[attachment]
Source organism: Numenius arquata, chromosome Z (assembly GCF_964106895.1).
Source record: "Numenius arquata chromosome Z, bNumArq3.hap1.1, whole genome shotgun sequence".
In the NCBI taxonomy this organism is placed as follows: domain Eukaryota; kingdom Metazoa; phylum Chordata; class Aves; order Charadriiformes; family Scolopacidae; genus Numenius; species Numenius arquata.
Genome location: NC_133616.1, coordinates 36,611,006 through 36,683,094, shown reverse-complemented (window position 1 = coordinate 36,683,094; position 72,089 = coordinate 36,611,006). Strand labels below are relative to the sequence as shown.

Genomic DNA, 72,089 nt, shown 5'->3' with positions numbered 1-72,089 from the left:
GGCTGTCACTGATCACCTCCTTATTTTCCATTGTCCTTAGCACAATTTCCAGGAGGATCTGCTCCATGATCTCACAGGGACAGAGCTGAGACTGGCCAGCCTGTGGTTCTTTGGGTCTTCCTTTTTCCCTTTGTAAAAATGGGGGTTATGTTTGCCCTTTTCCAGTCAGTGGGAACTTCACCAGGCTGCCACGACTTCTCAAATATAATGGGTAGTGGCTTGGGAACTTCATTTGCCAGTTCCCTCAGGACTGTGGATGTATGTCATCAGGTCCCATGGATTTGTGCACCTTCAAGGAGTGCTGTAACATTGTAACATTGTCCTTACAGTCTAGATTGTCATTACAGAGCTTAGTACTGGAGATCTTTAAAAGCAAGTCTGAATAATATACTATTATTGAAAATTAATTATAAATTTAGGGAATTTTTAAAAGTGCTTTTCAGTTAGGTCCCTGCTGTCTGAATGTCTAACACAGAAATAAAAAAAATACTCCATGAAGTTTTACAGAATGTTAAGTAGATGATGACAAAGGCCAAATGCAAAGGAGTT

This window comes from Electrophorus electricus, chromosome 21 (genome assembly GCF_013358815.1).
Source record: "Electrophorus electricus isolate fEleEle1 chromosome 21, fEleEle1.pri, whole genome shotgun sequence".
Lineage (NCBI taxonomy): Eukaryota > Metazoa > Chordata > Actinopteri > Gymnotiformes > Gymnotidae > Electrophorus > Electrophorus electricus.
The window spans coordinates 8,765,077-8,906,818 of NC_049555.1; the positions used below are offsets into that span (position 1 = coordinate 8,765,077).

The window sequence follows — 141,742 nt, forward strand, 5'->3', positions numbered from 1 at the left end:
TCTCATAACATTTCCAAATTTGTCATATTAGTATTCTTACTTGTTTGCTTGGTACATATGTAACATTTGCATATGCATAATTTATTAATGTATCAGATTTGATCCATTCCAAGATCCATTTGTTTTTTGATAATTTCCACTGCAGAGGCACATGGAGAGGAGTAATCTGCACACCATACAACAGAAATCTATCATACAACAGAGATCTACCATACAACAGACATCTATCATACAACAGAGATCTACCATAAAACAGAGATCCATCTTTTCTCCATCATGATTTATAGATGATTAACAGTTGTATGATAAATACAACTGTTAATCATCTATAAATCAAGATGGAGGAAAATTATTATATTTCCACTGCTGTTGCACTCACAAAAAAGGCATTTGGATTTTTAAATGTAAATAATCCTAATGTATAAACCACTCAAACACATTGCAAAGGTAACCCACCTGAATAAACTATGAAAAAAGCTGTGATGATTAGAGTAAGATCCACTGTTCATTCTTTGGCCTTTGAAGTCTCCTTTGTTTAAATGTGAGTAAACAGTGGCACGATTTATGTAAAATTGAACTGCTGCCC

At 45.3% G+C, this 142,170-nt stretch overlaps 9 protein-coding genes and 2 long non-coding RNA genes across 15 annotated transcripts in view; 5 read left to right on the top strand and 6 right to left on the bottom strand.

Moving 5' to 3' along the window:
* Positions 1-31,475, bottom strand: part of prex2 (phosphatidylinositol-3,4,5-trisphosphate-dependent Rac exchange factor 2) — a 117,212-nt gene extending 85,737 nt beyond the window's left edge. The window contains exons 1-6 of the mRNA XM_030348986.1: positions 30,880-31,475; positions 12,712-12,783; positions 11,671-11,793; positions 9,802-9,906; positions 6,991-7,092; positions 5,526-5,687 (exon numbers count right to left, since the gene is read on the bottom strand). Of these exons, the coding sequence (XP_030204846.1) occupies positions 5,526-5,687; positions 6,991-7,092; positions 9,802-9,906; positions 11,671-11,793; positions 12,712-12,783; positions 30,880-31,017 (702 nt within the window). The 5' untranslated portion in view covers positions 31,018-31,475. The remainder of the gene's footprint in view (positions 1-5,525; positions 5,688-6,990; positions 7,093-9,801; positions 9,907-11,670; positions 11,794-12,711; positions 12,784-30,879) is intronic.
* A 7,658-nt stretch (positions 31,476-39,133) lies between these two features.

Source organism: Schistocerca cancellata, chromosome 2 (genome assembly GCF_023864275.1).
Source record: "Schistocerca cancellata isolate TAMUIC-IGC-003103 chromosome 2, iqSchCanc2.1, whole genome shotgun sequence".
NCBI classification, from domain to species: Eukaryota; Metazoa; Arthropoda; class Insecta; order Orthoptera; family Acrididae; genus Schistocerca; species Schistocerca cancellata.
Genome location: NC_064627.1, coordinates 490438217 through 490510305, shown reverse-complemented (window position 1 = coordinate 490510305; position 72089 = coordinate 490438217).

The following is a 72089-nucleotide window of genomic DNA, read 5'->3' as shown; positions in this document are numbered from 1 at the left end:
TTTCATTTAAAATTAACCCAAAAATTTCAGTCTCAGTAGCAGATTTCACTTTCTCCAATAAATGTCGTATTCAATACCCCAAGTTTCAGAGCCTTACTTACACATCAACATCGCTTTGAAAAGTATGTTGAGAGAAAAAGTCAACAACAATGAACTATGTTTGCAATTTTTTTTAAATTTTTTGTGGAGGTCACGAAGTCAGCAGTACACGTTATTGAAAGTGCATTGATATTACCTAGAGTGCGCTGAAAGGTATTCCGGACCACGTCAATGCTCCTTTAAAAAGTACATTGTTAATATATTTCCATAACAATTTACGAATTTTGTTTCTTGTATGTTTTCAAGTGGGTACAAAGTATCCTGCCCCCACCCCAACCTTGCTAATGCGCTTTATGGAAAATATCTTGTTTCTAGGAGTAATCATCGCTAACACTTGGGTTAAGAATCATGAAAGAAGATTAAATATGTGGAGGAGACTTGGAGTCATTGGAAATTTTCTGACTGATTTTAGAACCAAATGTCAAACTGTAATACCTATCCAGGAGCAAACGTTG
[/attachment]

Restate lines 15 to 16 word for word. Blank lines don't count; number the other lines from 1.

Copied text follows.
* Positions 1-31,475, bottom strand: part of prex2 (phosphatidylinositol-3,4,5-trisphosphate-dependent Rac exchange factor 2) — a 117,212-nt gene extending 85,737 nt beyond the window's left edge. The window contains exons 1-6 of the mRNA XM_030348986.1: positions 30,880-31,475; positions 12,712-12,783; positions 11,671-11,793; positions 9,802-9,906; positions 6,991-7,092; positions 5,526-5,687 (exon numbers count right to left, since the gene is read on the bottom strand). Of these exons, the coding sequence (XP_030204846.1) occupies positions 5,526-5,687; positions 6,991-7,092; positions 9,802-9,906; positions 11,671-11,793; positions 12,712-12,783; positions 30,880-31,017 (702 nt within the window). The 5' untranslated portion in view covers positions 31,018-31,475. The remainder of the gene's footprint in view (positions 1-5,525; positions 5,688-6,990; positions 7,093-9,801; positions 9,907-11,670; positions 11,794-12,711; positions 12,784-30,879) is intronic.
* A 7,658-nt stretch (positions 31,476-39,133) lies between these two features.